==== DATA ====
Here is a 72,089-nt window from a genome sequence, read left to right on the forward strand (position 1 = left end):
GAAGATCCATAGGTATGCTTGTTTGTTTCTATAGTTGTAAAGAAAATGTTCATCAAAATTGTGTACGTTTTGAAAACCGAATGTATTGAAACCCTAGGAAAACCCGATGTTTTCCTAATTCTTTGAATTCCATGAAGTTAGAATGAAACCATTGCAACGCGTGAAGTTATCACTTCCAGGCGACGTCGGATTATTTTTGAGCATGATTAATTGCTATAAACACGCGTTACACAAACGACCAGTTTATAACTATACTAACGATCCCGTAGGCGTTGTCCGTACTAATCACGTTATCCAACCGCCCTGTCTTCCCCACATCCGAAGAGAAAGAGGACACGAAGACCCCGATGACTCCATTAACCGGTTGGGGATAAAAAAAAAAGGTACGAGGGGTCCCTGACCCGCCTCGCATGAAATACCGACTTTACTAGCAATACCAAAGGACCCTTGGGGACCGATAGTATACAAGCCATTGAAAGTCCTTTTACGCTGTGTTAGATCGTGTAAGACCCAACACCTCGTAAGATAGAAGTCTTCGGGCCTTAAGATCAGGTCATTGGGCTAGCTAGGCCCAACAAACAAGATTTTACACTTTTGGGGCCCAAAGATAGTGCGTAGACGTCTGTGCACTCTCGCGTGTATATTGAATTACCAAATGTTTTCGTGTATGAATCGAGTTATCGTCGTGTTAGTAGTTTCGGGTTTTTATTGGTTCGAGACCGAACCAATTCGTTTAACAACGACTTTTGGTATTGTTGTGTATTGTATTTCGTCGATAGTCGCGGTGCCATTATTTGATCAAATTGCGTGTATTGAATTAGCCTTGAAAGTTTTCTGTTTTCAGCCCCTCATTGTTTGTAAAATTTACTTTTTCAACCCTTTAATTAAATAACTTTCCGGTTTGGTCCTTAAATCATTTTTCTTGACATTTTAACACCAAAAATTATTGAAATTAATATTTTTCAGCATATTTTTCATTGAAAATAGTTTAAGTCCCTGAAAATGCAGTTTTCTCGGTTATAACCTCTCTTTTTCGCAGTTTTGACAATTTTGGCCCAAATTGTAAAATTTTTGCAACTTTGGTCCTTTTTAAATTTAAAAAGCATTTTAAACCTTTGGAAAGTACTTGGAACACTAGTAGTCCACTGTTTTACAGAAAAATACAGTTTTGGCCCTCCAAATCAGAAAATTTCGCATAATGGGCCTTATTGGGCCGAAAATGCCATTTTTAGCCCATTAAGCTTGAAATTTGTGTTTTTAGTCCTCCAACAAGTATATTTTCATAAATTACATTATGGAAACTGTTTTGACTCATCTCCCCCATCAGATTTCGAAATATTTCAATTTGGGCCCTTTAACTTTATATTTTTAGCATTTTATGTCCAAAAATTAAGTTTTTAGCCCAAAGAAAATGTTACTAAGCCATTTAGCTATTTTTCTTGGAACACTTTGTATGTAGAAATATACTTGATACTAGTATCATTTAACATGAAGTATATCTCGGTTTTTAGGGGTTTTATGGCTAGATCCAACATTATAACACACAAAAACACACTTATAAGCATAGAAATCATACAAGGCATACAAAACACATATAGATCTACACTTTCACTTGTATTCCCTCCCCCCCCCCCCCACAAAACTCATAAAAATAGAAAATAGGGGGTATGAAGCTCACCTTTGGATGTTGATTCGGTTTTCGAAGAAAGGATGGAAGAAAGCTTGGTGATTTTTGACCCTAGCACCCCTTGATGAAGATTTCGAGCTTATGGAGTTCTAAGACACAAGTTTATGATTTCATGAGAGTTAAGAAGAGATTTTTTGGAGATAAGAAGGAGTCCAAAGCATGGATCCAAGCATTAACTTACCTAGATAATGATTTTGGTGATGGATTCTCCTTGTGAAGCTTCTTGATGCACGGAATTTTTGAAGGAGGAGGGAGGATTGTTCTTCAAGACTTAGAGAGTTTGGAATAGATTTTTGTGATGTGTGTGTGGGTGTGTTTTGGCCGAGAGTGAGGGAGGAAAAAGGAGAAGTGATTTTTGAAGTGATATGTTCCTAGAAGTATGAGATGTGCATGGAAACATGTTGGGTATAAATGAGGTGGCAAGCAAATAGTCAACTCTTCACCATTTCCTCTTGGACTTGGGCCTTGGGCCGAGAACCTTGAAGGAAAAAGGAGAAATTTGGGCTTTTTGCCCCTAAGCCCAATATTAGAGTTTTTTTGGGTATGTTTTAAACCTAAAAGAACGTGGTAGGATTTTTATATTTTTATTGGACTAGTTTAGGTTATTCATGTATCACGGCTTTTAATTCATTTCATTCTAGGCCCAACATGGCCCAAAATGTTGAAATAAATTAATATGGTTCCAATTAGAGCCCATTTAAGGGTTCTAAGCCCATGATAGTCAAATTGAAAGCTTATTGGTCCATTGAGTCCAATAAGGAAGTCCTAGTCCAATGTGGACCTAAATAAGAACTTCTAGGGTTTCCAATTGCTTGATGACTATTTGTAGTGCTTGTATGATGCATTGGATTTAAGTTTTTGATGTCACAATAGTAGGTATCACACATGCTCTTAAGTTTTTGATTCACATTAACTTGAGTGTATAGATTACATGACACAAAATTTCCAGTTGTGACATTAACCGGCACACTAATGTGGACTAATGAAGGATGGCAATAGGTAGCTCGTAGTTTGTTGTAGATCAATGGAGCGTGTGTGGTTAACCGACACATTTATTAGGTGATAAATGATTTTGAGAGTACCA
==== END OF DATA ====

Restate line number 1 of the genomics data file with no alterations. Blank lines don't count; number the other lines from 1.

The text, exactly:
Here is a 72,089-nt window from a genome sequence, read left to right on the forward strand (position 1 = left end):